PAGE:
• Dough. Part “00” pizza flour and part all-purpose flour (you can use bread flour) plus some yeast and salt. You could also use your favorite homemade pizza dough or store-bought but the results might not be exactly the same.
  • Spicy Italian sausage. You’ll see I used links and removed the casing as the store I was shopping at didn’t have bulk Italian sausage. If you can find it in bulk, buy it!
  • Sauteed spinach. Lightly sauteed spinach in garlic adds extra flavor. You could also place the leaves in fresh if you like but make sure the leaves are clean and thoroughly dried.
  • Cheeses. First up: a generous smear of ricotta and some slices of provolone. Don’t forget the parm on top!

More filling ideas

Classic calzone fillings include roasted red pepper, pepperoni, cheese only, mushrooms and more. Don’t forget the ricotta and make sure that the ingredients you choose aren’t too wet or your calzone will end up a little juicier.

Equipment suggestion

I use a baking stone (my favorite one is the black pizza stone from Emil Henry) for consistent results.


How to make homemade sausage calzone

ruler measuring calzone dough on parchment.
1. Divide dough into 6 sections. Roll out each section into about 7-8″ in diameter.
wooden cutting board with dough round spread with ricotta.
2. Spread a few big spoons of ricotta over one half leaving a rim for folding the calzone. Top with torn provolone.
calzone being filled with sausage, spinach and cheese with pan of spinach nearby.
3. Place a couple of forkfuls of sauteed spinach and some spoonfuls of cooked sausage over the cheese.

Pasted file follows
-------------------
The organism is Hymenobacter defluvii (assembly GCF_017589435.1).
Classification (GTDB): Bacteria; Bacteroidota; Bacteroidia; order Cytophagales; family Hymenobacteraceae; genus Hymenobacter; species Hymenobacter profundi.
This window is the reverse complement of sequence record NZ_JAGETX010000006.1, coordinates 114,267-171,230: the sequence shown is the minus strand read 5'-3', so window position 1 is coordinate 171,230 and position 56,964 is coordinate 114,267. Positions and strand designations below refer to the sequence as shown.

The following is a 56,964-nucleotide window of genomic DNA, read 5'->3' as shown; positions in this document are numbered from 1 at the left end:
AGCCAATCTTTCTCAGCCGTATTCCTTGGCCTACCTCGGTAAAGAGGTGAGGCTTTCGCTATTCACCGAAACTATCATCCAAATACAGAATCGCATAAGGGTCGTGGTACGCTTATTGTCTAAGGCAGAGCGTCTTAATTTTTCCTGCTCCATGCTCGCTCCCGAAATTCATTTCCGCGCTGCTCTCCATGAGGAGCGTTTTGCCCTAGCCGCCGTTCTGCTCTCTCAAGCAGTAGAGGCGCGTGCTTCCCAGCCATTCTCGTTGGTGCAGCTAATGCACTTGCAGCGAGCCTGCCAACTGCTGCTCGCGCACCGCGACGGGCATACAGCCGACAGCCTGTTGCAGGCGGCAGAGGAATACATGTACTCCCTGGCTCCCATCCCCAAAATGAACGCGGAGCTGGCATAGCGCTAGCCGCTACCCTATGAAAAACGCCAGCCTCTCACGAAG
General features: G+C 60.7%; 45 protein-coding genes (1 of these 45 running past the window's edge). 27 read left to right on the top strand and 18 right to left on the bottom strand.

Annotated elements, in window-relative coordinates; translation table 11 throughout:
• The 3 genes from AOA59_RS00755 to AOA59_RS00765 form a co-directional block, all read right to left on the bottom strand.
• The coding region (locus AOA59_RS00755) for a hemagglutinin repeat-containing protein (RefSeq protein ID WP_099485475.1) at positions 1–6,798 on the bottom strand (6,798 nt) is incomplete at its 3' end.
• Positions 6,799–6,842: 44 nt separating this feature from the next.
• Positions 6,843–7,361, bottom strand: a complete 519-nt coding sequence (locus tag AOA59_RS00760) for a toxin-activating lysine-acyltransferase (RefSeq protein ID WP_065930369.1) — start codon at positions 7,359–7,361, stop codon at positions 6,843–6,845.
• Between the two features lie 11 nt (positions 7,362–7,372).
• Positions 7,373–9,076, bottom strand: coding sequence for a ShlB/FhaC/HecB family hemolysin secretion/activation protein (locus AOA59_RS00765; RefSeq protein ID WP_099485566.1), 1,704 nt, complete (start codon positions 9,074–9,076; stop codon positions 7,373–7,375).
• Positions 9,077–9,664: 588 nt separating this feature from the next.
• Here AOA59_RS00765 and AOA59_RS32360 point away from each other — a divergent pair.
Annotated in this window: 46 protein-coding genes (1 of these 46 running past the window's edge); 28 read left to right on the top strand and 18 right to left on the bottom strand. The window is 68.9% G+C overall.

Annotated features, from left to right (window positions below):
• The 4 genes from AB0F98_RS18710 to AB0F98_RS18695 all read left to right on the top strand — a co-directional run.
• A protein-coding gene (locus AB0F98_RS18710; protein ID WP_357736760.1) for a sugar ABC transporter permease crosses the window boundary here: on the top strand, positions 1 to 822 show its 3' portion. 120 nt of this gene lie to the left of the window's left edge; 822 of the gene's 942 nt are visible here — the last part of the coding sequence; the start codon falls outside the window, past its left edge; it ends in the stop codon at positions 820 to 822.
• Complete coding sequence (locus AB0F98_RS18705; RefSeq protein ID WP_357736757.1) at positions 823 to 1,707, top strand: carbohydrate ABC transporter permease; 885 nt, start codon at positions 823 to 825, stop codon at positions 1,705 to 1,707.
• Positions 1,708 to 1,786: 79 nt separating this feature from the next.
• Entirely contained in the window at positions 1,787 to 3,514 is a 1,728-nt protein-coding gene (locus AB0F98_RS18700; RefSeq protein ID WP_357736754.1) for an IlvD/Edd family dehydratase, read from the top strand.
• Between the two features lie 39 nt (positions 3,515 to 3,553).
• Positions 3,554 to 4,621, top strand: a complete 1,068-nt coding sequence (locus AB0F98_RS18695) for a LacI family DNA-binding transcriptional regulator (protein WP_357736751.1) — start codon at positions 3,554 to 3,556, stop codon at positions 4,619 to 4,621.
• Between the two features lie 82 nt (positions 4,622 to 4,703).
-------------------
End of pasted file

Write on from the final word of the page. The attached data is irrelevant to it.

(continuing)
sealed and crimped sausage calzone on parchment.
4. Fold the unfilled side of dough over the filled side and crimp the edges closed.
unbaked sausage ricotta calzone on wooden cutting board.
5. Brush over some beaten egg followed by a sprinkling of parmesan cheese and flaky salt.
wooden cutting board with baked sausage ricotta calzone.
6. Bake on a baking stone for about 25 minutes until golden.

Pro tip

Brush the top with a little egg wash before sprinkling with parmesan for a crispy crust. I have tested with butter as well and the egg produced far better results!

Top tips for the perfect calzone

Sausage and ricotta calzones stacked on plate with red sauce coated black fork.
  • Make ahead. You can roll, stuff and seal the calzones and refrigerate on a sheet pan until you’re ready to bake them. Be sure to cover thoroughly with plastic wrap or a lightly dampened dish towel so the dough doesn’t dry out.
  • Fill halfway leaving around a 1/2″ rim on the edge so you have room for sealing and crimping.
  • Cut a hole so steam can escape at the top before baking with a sharp paring knife.